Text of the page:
If you want to avoid the long queues, you can choose directly from the individual, guided or combined tours I offer to discover the Alcazar Palace and Seville. To find out more, click on one of the activities below.
THE JEWISH QUARTER
The Santa Cruz district is the city’s former Jewish quarter. Situated just behind the Alcazar and the cathedral, this is a touristy area in terms of the main street, but it’s also a quiet, sunny district that’s not lacking in charm. Lose yourself in its perpendicular cobbled streets and you’ll come across beautiful little squares adorned with fountains and lined with jasmine and orange trees like the Plaza Venerables, Plaza Doña Elvira, Plaza de la Allianza and Plaza del Triunfo. Ideal cool places to enjoy a coffee or an aperitif. You can also stop off at the « Murillo Gardens », free and located next to the Paseo de Catalina de Ribera to see and smell the plant species present, such as Magnolias, orange trees, ficus and night jasmine.
Let’s talk about Seville’s orange trees, as this is one of the city’s special features, with countless orange trees (40,000 bitter oranges) giving off an extremely pleasant scent in spring when they’re in bloom. It’s very photogenic at the end of the year when the oranges ripen in the trees.Enjoy a leisurely lunch at « l’hosteria Del Laurel » Plaza the los Venerables 5, a small tavern serving typical Andalusian dishes, plates of cold meats and cheeses, fish or paellas, with the patience to wait 1 to 2 hours for it. (this is certainly the price of quality). For more refined dining, you’ll find the restaurant “Corral del Agua ” with its small, leafy patio and more refined Andalusian cuisine.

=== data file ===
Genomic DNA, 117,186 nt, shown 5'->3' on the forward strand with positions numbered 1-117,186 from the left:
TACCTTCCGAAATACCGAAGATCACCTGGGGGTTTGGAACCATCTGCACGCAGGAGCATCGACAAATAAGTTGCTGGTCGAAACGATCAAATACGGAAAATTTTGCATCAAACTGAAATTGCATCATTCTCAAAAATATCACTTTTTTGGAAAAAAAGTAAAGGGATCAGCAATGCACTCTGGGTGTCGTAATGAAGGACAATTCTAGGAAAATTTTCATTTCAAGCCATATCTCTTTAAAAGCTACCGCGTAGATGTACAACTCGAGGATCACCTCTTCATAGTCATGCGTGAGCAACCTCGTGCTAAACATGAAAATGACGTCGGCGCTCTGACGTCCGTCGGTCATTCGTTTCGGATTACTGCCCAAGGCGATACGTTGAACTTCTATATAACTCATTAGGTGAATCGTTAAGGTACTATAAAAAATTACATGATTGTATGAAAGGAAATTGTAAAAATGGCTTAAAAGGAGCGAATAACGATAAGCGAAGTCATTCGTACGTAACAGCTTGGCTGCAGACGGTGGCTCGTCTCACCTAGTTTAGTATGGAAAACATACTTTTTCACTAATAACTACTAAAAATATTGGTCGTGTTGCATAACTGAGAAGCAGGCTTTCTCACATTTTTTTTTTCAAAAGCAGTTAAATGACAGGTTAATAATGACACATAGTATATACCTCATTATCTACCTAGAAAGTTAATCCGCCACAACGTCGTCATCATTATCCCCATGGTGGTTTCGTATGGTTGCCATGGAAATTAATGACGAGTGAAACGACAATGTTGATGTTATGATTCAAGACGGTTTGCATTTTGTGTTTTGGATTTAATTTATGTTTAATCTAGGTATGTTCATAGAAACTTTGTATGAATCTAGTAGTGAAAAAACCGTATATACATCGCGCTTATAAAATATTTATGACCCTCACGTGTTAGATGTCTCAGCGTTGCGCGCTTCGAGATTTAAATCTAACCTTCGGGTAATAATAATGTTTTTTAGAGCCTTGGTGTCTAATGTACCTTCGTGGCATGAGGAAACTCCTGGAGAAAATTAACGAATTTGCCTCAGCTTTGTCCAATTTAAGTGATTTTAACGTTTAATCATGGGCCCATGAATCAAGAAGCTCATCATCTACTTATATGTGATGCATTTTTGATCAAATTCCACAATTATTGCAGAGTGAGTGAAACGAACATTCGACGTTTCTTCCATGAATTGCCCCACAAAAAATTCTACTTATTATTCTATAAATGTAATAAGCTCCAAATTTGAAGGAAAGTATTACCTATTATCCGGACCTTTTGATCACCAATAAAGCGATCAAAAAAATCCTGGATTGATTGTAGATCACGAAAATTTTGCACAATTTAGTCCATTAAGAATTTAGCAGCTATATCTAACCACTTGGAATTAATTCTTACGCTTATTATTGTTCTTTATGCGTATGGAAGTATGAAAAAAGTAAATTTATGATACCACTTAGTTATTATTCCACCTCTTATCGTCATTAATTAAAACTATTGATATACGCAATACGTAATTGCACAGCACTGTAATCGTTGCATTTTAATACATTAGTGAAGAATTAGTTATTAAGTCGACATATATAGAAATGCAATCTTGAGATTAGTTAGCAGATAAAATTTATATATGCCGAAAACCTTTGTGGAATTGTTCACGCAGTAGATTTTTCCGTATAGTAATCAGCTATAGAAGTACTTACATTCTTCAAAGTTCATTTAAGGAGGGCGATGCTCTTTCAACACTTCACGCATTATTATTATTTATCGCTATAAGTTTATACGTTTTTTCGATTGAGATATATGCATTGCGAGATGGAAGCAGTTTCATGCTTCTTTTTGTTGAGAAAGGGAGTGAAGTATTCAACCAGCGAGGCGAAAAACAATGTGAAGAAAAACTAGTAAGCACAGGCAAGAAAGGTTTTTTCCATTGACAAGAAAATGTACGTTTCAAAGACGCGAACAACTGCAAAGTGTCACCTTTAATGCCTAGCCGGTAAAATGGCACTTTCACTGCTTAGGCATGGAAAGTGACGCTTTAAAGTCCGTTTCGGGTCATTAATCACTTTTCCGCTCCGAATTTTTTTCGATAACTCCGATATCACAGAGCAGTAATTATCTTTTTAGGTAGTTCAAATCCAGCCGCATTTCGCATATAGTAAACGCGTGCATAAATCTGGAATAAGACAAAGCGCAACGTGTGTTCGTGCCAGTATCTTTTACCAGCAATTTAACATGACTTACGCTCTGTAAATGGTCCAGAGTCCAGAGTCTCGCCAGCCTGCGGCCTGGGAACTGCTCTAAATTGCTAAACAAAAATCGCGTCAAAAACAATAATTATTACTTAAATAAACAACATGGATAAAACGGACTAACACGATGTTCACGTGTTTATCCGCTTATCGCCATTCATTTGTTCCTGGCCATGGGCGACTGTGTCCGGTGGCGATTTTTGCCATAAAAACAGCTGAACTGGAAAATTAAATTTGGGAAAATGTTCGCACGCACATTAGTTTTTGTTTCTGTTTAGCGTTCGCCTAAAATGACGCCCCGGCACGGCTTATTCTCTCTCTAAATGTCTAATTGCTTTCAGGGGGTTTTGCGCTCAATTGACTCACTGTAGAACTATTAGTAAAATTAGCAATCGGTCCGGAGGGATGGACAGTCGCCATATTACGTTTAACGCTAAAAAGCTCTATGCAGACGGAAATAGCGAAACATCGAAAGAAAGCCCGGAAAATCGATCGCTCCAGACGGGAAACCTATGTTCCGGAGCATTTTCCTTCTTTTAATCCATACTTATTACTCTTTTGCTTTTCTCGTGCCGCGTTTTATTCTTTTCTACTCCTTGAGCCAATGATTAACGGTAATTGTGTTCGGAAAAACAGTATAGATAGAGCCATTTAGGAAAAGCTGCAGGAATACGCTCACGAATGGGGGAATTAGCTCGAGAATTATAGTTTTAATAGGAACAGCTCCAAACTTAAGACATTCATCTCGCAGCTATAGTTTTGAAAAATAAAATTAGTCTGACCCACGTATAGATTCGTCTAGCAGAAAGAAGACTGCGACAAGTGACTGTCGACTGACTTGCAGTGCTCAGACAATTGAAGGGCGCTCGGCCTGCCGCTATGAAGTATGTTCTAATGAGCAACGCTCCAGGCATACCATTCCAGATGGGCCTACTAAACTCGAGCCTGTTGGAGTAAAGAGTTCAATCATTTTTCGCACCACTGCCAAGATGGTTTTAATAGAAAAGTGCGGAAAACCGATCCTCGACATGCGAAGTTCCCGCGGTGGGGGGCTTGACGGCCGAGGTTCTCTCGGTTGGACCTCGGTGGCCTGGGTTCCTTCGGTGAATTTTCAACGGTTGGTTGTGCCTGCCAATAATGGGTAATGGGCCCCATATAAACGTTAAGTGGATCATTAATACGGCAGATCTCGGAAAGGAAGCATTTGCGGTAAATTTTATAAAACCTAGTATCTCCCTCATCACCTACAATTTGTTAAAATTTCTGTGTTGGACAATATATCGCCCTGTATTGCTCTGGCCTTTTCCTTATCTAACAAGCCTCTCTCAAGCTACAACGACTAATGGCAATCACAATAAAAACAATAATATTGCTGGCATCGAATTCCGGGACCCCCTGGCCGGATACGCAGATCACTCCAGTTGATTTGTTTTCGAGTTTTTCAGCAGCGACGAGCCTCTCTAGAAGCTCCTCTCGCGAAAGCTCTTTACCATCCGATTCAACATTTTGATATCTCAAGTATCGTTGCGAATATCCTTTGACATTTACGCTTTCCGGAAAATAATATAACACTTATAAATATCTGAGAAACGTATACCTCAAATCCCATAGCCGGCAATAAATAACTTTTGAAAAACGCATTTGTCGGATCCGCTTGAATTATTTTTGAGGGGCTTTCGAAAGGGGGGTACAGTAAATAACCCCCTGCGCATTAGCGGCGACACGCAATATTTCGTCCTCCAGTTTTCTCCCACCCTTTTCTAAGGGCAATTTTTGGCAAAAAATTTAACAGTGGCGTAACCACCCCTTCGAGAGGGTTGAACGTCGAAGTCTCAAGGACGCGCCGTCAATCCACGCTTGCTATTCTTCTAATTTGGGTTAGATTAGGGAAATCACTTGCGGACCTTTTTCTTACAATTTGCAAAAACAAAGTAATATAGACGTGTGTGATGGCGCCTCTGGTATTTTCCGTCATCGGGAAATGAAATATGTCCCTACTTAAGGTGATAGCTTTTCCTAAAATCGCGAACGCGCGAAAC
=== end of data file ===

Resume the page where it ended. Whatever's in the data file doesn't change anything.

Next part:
This is also where I found a ceramics manufacturer at Seville Ceramics, C/Gloria 5. I found some absolutely beautiful and refined trivets. A lovely gift idea to bring back to your loved ones. Not far away, you’ll also find the Nazareth Ceramics, C/Feria N°15.